In trying to do the right thing in making it easier for dog lovers to assist in the fight against puppy mills, this organization has been accused of not giving credit where credit is due. Therefore, if there were any assumptions made that DCPRF or took credit or even plagiarized (as we were accused of) in regards to the above campaign against Minto Township approving more kennel licenses, it was not our intention. This campaign was initiated by Kimberly Thomas who owns Kismutt Dog Rescue & Boarding.

Covid-19 & Ferns

Covid-19 & Ferns

Cindy’s Blog

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Covid-19 & Ferns

May 10,2020- Spring Ferns growing through asphalt

Seen here are Ferns growing out of asphalt by my brother’s neighbor’s driveway.  What significance is this to me?  Lets talk metaphors.  Here is a fern.  A plant we could snap in half with our fingers. Yet it is strong enough to work its way  through an asphalt driveway.  Does this not represent the force of Mother Nature?  We see Her obvious  strength  everyday on the news.   Tsunamis, avalanches, earthquakes, tornadoes, fires, mass flooding, all showing the strength of Mother Nature’s wrath.  However these ferns growing are not in wrath, just silence in their growth.  We humans are not going to beat this kind of survival instinct, no matter how much we wear masks, wash our hands, & isolate ourselves from the world. The solution has to do with a bigger picture. Sure we can pave over the fern’s roots and cut down it’s fiddle heads, but it will return next year, probably stronger and with more determination to break through.   


I am sure that my brother’s neighbors will just see these ferns as nothing more but unsightly and will eventually get their noisy weed wacker out and have them gone in a second.  They will do this without hesitation and not even a thought on what it took for this plant to force itself through 2 inches of asphalt  to survive and flourish.  To me this is a symbolic gesture of ignorance on what we do to animals in the quest of having them serve us in so many ways. Top of that list is  factory farming and wet markets. Take note, past pandemics including SARS, H1N1, MERS, or Ebola, have all been tied to animal consumption.  Well folks the dirty secrets of factory farming and wet markets has finally raised its ugly head and is hitting home.   What did we expect? Forget the morality of it, lets talk about the filth and the perfect storm for Mother Nature to brood a virus that will teach us all a lesson.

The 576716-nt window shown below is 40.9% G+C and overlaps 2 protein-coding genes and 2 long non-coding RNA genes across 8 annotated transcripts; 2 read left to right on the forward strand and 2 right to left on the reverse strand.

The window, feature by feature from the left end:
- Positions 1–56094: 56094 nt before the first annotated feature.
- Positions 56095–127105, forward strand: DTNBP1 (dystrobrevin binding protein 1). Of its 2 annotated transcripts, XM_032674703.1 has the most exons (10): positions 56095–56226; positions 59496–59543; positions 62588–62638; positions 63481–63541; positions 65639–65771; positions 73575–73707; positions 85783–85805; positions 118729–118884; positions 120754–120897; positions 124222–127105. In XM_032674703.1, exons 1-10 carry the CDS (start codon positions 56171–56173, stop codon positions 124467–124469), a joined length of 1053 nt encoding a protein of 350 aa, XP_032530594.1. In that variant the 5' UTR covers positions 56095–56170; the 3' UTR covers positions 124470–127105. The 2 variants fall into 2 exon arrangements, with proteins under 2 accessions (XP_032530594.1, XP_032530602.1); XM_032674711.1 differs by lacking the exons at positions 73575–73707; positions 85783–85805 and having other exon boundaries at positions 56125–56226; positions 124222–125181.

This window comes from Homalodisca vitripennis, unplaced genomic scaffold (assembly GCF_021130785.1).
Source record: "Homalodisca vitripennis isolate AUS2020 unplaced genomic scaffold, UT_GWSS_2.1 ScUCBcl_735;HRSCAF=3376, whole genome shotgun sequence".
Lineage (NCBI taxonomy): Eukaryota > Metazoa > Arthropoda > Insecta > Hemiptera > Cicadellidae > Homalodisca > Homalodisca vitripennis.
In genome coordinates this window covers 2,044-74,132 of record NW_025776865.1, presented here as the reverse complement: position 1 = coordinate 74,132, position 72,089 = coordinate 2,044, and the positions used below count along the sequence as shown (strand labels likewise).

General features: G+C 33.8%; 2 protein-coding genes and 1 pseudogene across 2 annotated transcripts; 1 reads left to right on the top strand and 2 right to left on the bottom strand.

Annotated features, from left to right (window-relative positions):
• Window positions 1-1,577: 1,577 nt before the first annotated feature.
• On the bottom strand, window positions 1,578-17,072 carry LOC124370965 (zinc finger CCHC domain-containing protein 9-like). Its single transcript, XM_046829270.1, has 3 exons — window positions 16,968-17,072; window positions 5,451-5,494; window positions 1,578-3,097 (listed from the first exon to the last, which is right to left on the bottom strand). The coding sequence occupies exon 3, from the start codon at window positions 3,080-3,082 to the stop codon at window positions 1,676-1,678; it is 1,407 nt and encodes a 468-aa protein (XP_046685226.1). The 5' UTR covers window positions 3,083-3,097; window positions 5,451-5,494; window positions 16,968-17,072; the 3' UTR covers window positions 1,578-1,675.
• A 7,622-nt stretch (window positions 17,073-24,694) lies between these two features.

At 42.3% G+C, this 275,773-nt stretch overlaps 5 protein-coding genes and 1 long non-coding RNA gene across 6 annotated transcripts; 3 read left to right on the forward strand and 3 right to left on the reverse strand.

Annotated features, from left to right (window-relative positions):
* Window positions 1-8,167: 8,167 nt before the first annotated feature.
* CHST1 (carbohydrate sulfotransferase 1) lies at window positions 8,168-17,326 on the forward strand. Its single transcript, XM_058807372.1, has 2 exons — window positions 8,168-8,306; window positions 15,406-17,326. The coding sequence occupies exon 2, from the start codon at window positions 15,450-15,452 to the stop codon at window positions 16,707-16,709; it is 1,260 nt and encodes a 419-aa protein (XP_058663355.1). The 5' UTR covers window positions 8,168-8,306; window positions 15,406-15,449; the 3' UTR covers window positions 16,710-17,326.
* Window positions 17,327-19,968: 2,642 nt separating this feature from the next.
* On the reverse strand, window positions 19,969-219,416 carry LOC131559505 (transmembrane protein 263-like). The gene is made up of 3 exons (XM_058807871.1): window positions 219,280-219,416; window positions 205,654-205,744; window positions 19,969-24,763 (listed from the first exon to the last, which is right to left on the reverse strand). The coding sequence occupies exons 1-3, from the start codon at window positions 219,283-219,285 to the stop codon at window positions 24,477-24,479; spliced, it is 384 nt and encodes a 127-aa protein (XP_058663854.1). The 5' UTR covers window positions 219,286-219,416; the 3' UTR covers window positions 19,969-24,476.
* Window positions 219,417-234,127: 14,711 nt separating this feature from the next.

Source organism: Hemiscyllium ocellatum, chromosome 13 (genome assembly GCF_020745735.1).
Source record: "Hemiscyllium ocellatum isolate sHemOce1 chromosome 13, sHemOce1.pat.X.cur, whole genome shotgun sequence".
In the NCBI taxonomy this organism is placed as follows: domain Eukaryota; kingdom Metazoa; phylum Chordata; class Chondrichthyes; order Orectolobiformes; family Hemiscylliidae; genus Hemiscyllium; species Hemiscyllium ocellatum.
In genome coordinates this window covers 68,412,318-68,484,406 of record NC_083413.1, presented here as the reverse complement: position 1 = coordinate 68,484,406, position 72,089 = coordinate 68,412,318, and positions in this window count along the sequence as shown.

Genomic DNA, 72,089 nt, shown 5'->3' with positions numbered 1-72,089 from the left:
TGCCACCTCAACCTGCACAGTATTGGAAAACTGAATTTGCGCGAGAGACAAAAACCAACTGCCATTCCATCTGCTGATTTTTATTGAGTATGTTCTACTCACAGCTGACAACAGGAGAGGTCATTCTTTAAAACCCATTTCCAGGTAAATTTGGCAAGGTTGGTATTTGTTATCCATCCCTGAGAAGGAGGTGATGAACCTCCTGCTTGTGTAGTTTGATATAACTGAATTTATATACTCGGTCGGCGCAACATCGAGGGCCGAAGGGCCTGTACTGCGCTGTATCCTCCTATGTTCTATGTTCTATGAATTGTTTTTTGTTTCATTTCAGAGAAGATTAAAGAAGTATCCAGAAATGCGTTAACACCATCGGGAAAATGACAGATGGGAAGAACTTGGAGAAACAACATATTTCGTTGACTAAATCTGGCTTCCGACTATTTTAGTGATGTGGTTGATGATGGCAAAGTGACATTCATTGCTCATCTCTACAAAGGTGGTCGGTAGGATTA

I guess Mother Nature figured, well if we can’t beat them by killing them lets have this virus also ruin their economy and watch them implode on themselves. Ok, maybe Mother Nature didn’t figure it that way, but it’s all an evolution, which to some degree is nature taking its course.   The dynamics of the stats that media keeps broadcasting is just the tip of the iceberg in reality to the tragedy that is really taking place.  The ruin lives via homes lost, businesses and personal bankruptcy, suicides due to isolation, ect.,only proves my point that Mother Nature will win in the end.  Just think of all this social distancing, hand washing, and masks as the asphalt trying to keep these ferns under check.  Not going to happen.

May 18th  – coming on strong

May 26th – Flourishing, but as predicted in the article, the neighbors saw this as unsightly and weed-whacked it. How apropos.

June 4th– Lets try again, more determined & stronger, hmmm…something like a flu that’s going around.

Double Blue Merle

Double Blue Merle

Cindy’s Blog

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Double Blue Merle

Don’t know if they are called Blue Merle Budgies, but I had one.

Like the world needs more unique dogs for unique people

To the novice “dog lover”, what a cute puppy. To a dog rescuer: How many things can you see wrong in this picture?

Each Canadian Pet Expo I attend, I learn something new. My latest wonder is learning what a Double Blue Merle is and what makes it unique and need rescuing?  The person enlightening me on this new trend was telling me this because, of course, she is starting a rescue organization strictly to rescue these dogs in Canada.   As usual when something gets popular, it then gets more desirable, which then leads to the “Carnies” (as I call them), which are people looking at this as an opportunity to make money on gullible people that want to be “unique” and are up on the latest fad.  This special colored coat is appearing in more breeds every day, such as Corgis, Chihuahuas, Cockers, Collies, Dachshunds, Great Danes, OESD’s, and even Pomeranians. So lets put these uniquely colored dogs in the category of “Designer Dogs”. Which if you are a “real” dog person, is not good.


Now most of us know what a Blue Merle is, which is a Merle gene inherited that creates mottled patches of color in a solid or piebald coat, and has blue or odd-colored eyes.


But what is a “Double Merle”?

It’s created when two merle dogs are bred together. It doesn’t matter what color merle or what breed they are. If two merle dogs are bred together, each puppy in the litter has a 25% chance of being born a double merle. A double merle inherits the merle gene twice.  One copy of the merle gene causes a marbling effect on the coat and creates lighter spots throughout the solid color coat. In a double merle, the marbling/lightening effect is doubled and the coat becomes predominantly white. Double merles also have a very high chance of being deaf, blind, or both because they lack pigment where it would normally be.